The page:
Tidal exchange, bivalve grazing, and patterns of primary production in Willapa Bay, Washington, USA

N. S. Banas, B. M. Hickey, J. A. Newton, J. L. Ruesink

Research output: Contribution to journalArticle

53 Citations (Scopus)

Abstract

Willapa Bay, Washington, USA, is a shallow, coastal-plain, upwelling-influenced estuary where Pacific oysters Crassostrea gigas are intensively cultivated. CTD transect data show that in the long-term average over the May to September growing season, Willapa Bay is a sink for oceanic phytoplankton, not a net exporter: as the tidal circulation stirs ocean water into the estuary, chlorophyll concentration declines by 30 to 60% relative to a hypothetical dilution of the ocean end-member. A 3D circulation model (General Estuarine Transport Model, GETM) was modified to include a phytoplankton-like tracer subject to variable intertidal benthic grazing rates. The grazing rate that best reproduces the along-estuary phytoplankton biomass profile agrees, within confidence limits, with an estimate of cultivated-oyster filtration from literature values. Oysters and other intertidal benthic grazers may thus be the primary cause of the net loss of phytoplankton within the estuary in summer. These grazers appear to be within a small factor of their carrying capacity: as bay-total filtration capacity is increased in the model, the chlorophyll intrusion shortens and food intake per individual grazer declines. Nevertheless, only 8 to 15% of the net tidal supply of oceanic phytoplankton is consumed within the estuary. Even in this well-flushed system, the small-scale structure of tidal transport - rather than total oceanic supply - controls overall food availability for the benthos.

LanguageEnglish
Pages123-139
Number of pages17
JournalMarine Ecology Progress Series
Volume341
DOIs
Publication statusPublished - 4 Jul 2007

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primary production
bivalve
primary productivity
Bivalvia
estuaries
grazing
phytoplankton
estuary
Crassostrea gigas
oysters
chlorophyll
General Circulation Models
food intake
coastal plains
carrying capacity
benthic organisms
food availability
coastal plain
benthos
general circulation model

Keywords

  • biophysical interactions
  • bivalves
  • estuaries
  • primary production
  • tidal circulation
  • Willapa Bay

Cite this

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title = "Tidal exchange, bivalve grazing, and patterns of primary production in Willapa Bay, Washington, USA",
abstract = "Willapa Bay, Washington, USA, is a shallow, coastal-plain, upwelling-influenced estuary where Pacific oysters Crassostrea gigas are intensively cultivated. CTD transect data show that in the long-term average over the May to September growing season, Willapa Bay is a sink for oceanic phytoplankton, not a net exporter: as the tidal circulation stirs ocean water into the estuary, chlorophyll concentration declines by 30 to 60{\%} relative to a hypothetical dilution of the ocean end-member. A 3D circulation model (General Estuarine Transport Model, GETM) was modified to include a phytoplankton-like tracer subject to variable intertidal benthic grazing rates. The grazing rate that best reproduces the along-estuary phytoplankton biomass profile agrees, within confidence limits, with an estimate of cultivated-oyster filtration from literature values. Oysters and other intertidal benthic grazers may thus be the primary cause of the net loss of phytoplankton within the estuary in summer. These grazers appear to be within a small factor of their carrying capacity: as bay-total filtration capacity is increased in the model, the chlorophyll intrusion shortens and food intake per individual grazer declines. Nevertheless, only 8 to 15{\%} of the net tidal supply of oceanic phytoplankton is consumed within the estuary. Even in this well-flushed system, the small-scale structure of tidal transport - rather than total oceanic supply - controls overall food availability for the benthos.",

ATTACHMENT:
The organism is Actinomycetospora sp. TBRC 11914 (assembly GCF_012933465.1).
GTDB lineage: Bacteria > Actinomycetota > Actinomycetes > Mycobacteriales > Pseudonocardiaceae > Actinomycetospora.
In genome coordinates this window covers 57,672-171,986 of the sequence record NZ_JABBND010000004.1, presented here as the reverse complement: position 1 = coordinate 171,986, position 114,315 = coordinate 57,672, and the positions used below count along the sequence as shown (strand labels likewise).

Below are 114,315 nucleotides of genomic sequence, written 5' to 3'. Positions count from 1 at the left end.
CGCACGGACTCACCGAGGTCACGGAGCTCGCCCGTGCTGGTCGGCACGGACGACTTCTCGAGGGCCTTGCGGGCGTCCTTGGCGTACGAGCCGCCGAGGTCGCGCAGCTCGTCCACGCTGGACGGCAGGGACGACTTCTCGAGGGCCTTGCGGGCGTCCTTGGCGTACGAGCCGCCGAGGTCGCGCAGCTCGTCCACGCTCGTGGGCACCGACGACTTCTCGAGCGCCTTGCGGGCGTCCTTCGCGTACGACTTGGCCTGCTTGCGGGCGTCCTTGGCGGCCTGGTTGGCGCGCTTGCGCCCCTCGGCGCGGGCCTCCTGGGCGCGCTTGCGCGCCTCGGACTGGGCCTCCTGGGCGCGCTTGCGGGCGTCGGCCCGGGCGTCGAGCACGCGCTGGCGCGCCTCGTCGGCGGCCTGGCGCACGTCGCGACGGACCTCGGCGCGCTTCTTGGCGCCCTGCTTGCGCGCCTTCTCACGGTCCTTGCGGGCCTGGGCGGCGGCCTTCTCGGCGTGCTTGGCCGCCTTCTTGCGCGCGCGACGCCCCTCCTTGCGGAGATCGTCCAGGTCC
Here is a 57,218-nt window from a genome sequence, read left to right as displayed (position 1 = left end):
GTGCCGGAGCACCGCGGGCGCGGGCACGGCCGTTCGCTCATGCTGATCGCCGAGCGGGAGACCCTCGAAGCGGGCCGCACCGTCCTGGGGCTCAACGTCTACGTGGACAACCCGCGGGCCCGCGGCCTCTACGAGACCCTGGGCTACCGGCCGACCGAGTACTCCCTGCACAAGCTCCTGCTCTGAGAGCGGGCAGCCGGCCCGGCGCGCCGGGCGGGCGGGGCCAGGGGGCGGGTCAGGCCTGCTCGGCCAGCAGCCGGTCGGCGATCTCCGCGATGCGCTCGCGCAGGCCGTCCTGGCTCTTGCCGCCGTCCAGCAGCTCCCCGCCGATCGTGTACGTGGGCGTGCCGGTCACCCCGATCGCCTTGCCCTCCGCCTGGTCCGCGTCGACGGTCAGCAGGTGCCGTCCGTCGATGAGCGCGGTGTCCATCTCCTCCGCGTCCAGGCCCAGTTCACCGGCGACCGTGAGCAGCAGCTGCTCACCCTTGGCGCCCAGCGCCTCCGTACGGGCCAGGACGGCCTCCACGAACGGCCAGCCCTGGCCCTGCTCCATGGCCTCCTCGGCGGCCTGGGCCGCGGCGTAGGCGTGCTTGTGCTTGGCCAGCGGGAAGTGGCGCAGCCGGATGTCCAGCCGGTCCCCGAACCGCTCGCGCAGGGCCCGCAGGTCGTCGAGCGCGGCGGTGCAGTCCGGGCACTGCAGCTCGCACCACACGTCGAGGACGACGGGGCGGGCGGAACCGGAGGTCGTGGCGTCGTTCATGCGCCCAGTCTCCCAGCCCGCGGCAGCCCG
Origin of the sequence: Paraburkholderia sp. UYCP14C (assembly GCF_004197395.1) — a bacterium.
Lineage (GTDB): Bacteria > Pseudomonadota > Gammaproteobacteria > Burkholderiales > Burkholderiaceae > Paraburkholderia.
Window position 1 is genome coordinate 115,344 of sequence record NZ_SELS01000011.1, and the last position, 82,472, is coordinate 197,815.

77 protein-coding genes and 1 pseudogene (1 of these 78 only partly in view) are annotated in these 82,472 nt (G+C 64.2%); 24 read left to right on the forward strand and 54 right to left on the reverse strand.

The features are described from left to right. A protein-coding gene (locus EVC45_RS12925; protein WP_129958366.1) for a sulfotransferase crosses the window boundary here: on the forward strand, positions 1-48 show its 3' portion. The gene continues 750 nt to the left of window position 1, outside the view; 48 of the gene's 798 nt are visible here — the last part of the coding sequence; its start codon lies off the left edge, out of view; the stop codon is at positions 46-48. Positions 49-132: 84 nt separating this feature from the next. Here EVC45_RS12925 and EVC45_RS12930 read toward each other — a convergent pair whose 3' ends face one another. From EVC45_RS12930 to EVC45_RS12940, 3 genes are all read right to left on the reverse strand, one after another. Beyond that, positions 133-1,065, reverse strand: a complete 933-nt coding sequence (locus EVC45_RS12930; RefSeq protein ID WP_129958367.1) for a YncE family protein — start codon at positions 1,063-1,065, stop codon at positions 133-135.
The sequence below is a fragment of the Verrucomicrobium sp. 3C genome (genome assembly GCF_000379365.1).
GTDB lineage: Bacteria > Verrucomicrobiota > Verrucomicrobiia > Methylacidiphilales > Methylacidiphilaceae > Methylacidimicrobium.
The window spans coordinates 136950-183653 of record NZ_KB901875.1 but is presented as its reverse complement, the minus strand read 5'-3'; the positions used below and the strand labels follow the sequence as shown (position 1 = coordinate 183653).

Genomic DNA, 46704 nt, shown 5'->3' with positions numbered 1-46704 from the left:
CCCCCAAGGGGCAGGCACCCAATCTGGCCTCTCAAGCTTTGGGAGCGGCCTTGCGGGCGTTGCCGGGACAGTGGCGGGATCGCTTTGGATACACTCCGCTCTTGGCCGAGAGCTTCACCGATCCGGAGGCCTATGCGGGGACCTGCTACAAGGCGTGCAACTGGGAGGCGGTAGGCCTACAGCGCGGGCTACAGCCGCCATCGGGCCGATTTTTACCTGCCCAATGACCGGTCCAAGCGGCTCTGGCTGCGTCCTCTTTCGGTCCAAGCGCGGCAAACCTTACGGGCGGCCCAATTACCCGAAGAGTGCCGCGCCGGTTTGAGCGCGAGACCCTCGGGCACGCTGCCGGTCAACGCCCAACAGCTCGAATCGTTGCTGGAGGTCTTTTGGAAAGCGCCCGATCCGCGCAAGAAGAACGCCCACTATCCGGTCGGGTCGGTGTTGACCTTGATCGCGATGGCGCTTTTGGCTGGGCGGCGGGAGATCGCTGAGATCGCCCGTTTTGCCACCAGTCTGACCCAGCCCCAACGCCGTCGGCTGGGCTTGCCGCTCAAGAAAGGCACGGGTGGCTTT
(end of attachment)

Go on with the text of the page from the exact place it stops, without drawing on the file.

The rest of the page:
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Tidal exchange, bivalve grazing, and patterns of primary production in Willapa Bay, Washington, USA. / Banas, N. S.; Hickey, B. M.; Newton, J. A.; Ruesink, J. L.

In: Marine Ecology Progress Series , Vol. 341, 04.07.2007, p. 123-139.

Research output: Contribution to journalArticle

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AB - Willapa Bay, Washington, USA, is a shallow, coastal-plain, upwelling-influenced estuary where Pacific oysters Crassostrea gigas are intensively cultivated. CTD transect data show that in the long-term average over the May to September growing season, Willapa Bay is a sink for oceanic phytoplankton, not a net exporter: as the tidal circulation stirs ocean water into the estuary, chlorophyll concentration declines by 30 to 60% relative to a hypothetical dilution of the ocean end-member. A 3D circulation model (General Estuarine Transport Model, GETM) was modified to include a phytoplankton-like tracer subject to variable intertidal benthic grazing rates. The grazing rate that best reproduces the along-estuary phytoplankton biomass profile agrees, within confidence limits, with an estimate of cultivated-oyster filtration from literature values. Oysters and other intertidal benthic grazers may thus be the primary cause of the net loss of phytoplankton within the estuary in summer. These grazers appear to be within a small factor of their carrying capacity: as bay-total filtration capacity is increased in the model, the chlorophyll intrusion shortens and food intake per individual grazer declines. Nevertheless, only 8 to 15% of the net tidal supply of oceanic phytoplankton is consumed within the estuary. Even in this well-flushed system, the small-scale structure of tidal transport - rather than total oceanic supply - controls overall food availability for the benthos.

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